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Planta

, Volume 221, Issue 5, pp 607–618 | Cite as

Programmed cell death and leaf morphogenesis in Monstera obliqua (Araceae)

  • Arunika H. L. A. N. Gunawardena
  • Kathy Sault
  • Petra Donnelly
  • John S. Greenwood
  • Nancy G. Dengler
Review

Abstract

The unusual perforations in the leaf blades of Monstera obliqua (Araceae) arise through programmed cell death early in leaf development. At each perforation site, a discrete subpopulation of cells undergoes programmed cell death simultaneously, while neighboring protoderm and ground meristem cells are unaffected. Nuclei of cells within the perforation site become terminal deoxynucleotidyl transferase-mediated dUTP nick end labeling (TUNEL)-positive, indicating that DNA cleavage is an early event. Gel electrophoresis indicates that DNA cleavage is random and does not result in bands that represent multiples of internucleosomal units. Ultrastructural analysis of cells at the same stage reveals misshapen, densely stained nuclei with condensed chromatin, disrupted vacuoles, and condensed cytoplasm. Cell walls within the perforation site remain intact, although a small disk of dying tissue becomes detached from neighboring healthy tissues as the leaf expands and stretches the minute perforation. Exposed ground meristem cells at the rim of the perforation differentiate as epidermal cells. The cell biology of perforation formation in Monstera resembles that in the aquatic plant Aponogeton madagascariensis (Aponogetonaceae; Gunawardena et al. 2004), but the absence of cell wall degradation and the simultaneous execution of programmed cell death throughout the perforation site reflect the convergent evolution of this distinct mode of leaf morphogenesis in these distantly related plants.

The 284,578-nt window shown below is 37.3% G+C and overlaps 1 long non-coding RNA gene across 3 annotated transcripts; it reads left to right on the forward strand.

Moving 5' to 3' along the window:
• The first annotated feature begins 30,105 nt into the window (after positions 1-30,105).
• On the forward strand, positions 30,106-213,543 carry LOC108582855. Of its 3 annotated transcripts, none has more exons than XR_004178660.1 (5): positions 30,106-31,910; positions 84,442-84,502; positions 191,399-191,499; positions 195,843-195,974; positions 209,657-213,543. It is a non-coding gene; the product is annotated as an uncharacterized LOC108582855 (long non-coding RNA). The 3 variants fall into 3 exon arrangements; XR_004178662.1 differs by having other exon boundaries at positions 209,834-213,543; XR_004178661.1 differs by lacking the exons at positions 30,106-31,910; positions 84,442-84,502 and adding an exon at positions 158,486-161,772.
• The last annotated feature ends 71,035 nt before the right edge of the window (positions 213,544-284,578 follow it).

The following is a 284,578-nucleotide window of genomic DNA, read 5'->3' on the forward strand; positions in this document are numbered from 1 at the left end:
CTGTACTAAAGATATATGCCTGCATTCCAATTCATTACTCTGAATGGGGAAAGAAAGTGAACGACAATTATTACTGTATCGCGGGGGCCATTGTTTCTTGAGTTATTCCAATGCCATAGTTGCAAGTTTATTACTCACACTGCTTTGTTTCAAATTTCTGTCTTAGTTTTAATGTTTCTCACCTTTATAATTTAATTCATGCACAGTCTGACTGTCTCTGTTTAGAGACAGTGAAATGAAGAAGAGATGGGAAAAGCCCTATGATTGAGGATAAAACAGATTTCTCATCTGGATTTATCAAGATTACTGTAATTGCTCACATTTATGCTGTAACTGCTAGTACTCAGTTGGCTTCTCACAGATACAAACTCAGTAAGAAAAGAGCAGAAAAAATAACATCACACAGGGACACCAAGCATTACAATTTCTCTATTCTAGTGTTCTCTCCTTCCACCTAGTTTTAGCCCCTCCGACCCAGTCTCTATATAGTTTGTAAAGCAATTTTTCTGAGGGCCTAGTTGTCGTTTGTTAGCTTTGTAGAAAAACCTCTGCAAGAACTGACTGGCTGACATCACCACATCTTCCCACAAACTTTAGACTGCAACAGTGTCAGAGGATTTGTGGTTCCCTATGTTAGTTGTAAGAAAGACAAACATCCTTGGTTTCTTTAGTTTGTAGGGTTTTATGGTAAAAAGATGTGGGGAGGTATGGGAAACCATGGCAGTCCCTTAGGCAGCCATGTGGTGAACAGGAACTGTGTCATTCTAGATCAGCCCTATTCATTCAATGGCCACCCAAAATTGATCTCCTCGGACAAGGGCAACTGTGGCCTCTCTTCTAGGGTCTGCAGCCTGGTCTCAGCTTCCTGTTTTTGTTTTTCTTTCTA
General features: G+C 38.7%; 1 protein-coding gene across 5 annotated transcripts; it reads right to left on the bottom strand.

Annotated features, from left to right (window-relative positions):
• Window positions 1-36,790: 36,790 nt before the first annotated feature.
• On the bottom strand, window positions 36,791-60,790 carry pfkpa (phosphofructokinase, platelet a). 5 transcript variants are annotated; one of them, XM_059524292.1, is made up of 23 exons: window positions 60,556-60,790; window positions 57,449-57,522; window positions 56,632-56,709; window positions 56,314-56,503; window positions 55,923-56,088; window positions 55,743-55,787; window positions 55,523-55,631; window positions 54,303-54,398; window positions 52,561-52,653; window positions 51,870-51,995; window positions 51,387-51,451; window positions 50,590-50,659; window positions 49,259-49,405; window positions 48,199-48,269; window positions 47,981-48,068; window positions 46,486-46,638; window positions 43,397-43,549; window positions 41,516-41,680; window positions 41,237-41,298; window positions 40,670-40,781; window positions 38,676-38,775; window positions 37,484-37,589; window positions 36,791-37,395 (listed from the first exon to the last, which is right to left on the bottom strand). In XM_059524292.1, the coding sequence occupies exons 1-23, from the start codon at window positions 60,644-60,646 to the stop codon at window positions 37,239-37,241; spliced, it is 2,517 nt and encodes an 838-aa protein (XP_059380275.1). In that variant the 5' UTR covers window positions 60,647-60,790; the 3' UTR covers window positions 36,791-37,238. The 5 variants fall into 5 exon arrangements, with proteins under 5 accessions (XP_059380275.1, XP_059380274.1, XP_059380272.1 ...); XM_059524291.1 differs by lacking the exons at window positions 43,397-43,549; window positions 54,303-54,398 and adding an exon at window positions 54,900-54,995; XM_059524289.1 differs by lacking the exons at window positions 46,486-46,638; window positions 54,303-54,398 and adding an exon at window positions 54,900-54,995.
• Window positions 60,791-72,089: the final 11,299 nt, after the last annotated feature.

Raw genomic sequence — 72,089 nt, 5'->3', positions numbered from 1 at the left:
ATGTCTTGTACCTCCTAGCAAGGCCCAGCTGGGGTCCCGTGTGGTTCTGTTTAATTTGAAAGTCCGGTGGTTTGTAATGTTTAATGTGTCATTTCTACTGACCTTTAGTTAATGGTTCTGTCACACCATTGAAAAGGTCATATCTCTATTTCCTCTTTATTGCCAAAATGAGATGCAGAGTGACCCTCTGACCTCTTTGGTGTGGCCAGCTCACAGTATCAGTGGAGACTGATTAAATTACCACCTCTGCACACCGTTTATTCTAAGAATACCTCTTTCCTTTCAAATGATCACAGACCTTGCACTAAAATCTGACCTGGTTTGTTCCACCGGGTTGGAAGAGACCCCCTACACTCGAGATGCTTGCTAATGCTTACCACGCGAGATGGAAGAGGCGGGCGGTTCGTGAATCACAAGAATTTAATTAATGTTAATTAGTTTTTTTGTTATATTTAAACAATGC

Keywords

Leaf development Monstera Perforation formation Programmed cell death TUNEL assay Ultrastructure 

Abbreviations

PCD

Programmed cell death

TUNEL

Terminal deoxynucleotidyl transferase-mediated dUTP nick end labeling

Notes

Acknowledgements

We thank Dr Pauline Wang, Dr Keiko Yoshioka and Danielle Vidaurre for helpful advice on gel electrophoresis and Dr Ron Dengler for photography. We acknowledge funding from the Natural Sciences and Engineering Research Council of Canada for Discovery Grants to NGD and JSG and for a Postdoctoral Fellowship to AHLANG.

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Copyright information

© Springer-Verlag 2005

Authors and Affiliations

  • Arunika H. L. A. N. Gunawardena
    • 1
  • Kathy Sault
    • 1
  • Petra Donnelly
    • 1
  • John S. Greenwood
    • 2
  • Nancy G. Dengler
    • 1
  1. 1.Department of BotanyUniversity of TorontoTorontoCanada
  2. 2.Department of BotanyUniversity of GuelphGuelphCanada

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